Update: To better quantify Pokemon GO's early success, the researchers at SuperData have estimated that the title "so far managed to generate $14.04 million across mobile platforms since its release, putting it ahead of other titles using the franchise, including Pokémon Shuffle Mobile which has earned an estimated $14.03 million since its release in August, 2015."
SuperData CEO Joost van Dreunen added, "The initial audience response is more telling of the increasingly lethargic mobile games market: with its growth slowing, it takes an established franchise like Pokémon for the numbers to suddenly, and likely briefly, flutter before reestablishing its previous equilibrium. Given the current of user acquisition in the mobile games market on iOS ($4.01 in May 2016, up 2.3% YoY) and Android ($3.40, 3% YoY), many industry participants seek to leverage established franchises and brands to offset marketing expense.
"What will be critical is the coming period: can Pokemon GO! keep its momentum and cultivate a loyal following. Just like every other mobile game it will have to face the retention figures after 7, 30, and 90 days. Chances are we are looking at the mobile games' equivalent of a summer hit song rather than a revolution in the mobile game monarchy."
Pokemon GO has delivered exactly the kind of success Nintendo anticipated when it first announced its move into mobile. Niantic Labs' wildly popular game is at the summit of the top-grossing and download charts on both iOS and Android in the US, and other significant metrics are challenging those of apps like Twitter and Whatsapp.
Right now, Pokemon GO is only available in the United States, Australia and New Zealand; a conservative launch schedule that hasn't proved to be conservative enough. Speaking to Business Insider, Niantic CEO John Hanke said that the next phase of the global rollout - which includes European territories like the UK and the Netherlands - has been put on hold until technical issues related to server capacity have been fixed.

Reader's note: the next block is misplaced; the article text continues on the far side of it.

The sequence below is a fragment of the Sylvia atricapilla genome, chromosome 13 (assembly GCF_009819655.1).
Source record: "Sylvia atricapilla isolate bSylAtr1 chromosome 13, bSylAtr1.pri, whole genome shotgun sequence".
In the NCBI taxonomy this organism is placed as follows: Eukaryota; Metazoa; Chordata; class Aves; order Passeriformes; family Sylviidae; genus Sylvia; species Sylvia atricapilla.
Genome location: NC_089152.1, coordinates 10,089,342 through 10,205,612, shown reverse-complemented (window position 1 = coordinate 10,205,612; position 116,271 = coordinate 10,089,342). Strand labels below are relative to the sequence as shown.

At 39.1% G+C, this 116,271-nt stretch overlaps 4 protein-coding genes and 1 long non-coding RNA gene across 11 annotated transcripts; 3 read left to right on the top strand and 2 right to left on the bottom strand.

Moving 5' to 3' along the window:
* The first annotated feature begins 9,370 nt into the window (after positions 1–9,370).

And given the game's current level of performance Nintendo and its shareholders will be content to wait. At the start of the day's trading on Thursday July 7, the day after Pokemon GO started its rollout, Nintendo's stock was trading at around ¥14,400. The following day, the market opened at more than ¥16,000. At the time of writing, Nintendo's share price is at ¥20,260 - an increase of 40% since Thursday last week.
That boost has a strong foundation. According to data released by SimilarWeb, Pokemon GO had been installed on more than 5 per cent of all Android devices in the US on July 8, two days after launch. More than 60% of those installs have resulted in daily use, meaning that, as of last Friday, Pokemon GO was rivalling Twitter for DAUs on Android in the US.
"In a few more days, Pokémon GO will likely have more users Daily Active Users than the well-established social network," SimilarWeb stated. And it is consuming more of its players' time than a host of social networking apps: 43 minutes, 23 seconds on average, which is higher than Whatsapp, Snapchat and Messenger.